Adding spheres to a scene using ARKit

Just some spheres floating above my bed


First we’ll want to set up the basic ARKit scene. All this is boilerplate provided if you create an ARKit project in XCode

//  ViewController.swift

import UIKit
import SceneKit
import ARKit

class ViewController: UIViewController, ARSCNViewDelegate {

    @IBOutlet var sceneView: ARSCNView!

    override func viewDidLoad() {

        // Set the view's delegate
        sceneView.delegate = self

        // Show statistics such as fps and timing information
        sceneView.showsStatistics = true

        // Create a new scene
        let scene = SCNScene()

        // Set the scene to the view
        sceneView.scene = scene

    override func viewWillAppear(_ animated: Bool) {

        // Create a session configuration
        let configuration = ARWorldTrackingSessionConfiguration()
        configuration.planeDetection = .horizontal

        // Run the view's session

    override func viewWillDisappear(_ animated: Bool) {

        // Pause the view's session

One nice thing to add when developing with ARKit is the debug point thingies:

// Goes in viewDidLoad()
sceneView.debugOptions = ARSCNDebugOptions.showFeaturePoints


Now, we’ll create a separate sphere class to abstract away the SCNNodes which will contain the sphere:

//  Sphere.swift

import Foundation
import ARKit

class Sphere: SCNNode {

    static let radius: CGFloat = 0.01

    let sphereGeometry: SCNSphere

    // Required but unused
    required init?(coder aDecoder: NSCoder) {
        sphereGeometry = SCNSphere(radius: Sphere.radius)
        super.init(coder: aDecoder)

   	// The real action happens here
    init(position: SCNVector3) {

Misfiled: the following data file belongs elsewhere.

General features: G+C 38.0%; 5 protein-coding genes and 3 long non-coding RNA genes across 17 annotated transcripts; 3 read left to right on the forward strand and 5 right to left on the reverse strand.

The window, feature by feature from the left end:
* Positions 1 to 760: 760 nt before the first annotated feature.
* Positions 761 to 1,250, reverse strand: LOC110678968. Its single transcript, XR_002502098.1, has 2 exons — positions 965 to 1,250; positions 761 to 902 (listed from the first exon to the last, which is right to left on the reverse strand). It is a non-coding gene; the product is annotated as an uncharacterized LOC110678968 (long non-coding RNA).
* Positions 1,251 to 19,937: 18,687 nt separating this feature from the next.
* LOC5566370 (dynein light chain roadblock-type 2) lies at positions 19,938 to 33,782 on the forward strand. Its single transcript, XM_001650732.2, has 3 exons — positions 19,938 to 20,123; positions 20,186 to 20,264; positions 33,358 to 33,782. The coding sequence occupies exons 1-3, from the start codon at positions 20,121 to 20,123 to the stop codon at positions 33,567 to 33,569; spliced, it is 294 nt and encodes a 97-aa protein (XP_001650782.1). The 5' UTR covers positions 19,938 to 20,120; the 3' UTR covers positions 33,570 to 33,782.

self.sphereGeometry = SCNSphere(radius: Sphere.radius)


        let sphereNode = SCNNode(geometry: self.sphereGeometry)
        sphereNode.position = position


    func clear() {


Now, when we want to add a sphere, we can do something like this

    func addSphere(position: SCNVector3) {
        print("adding sphere at point: \(position)")
        let sphere: Sphere = Sphere(position: position)
// if we keep an array of these babies, then calling
// sphere.clear() on each will remove them from the scene

Insert into scene

Now for the interseting bit. To calculate the position at which we’d like to place the sphere, we can take the position of the camera and add a transform in the direction the camera is facing. All this code could be executed in a button press handler, for instance.

I found this handy screenSpacePosition function in a stack overflow post, it’ll do the vector math addition along the z axis. The distance is negative because we want to go further into the scene.

    func sceneSpacePosition(inFrontOf node: SCNNode, atDistance distance: Float) -> SCNVector3 {
        let localPosition = SCNVector3(x: 0, y: 0, z: -distance)
        let scenePosition = node.convertPosition(localPosition, to: nil)
        // to: nil is automatically scene space
        return scenePosition

then, in the button press handler:

if let cameraNode = self.sceneView.pointOfView {

	let distance: Float = 0.3 // Hardcoded depth
    let pos = sceneSpacePosition(inFrontOf: cameraNode, atDistance: distance)    

    addSphere(position: pos)


Another way to do this would be to try to add the object “into” the scene, at a depth which is the location in z space of the object in front of the camera. We can do this with a hit test:

if let cameraNode = self.sceneView.pointOfView {

	let width = sceneView.frame.size.width;
	let height = sceneView.frame.size.height;

	let distance = sceneView.hitTest(CGPoint(x: width, y: height), types: [.existingPlaneUsingExtent, .featurePoint]).first!.distance;
	let pos = sceneSpacePosition(inFrontOf: cameraNode, atDistance: Float(distance))

    addSphere(position: pos)

And that’s all for this post!

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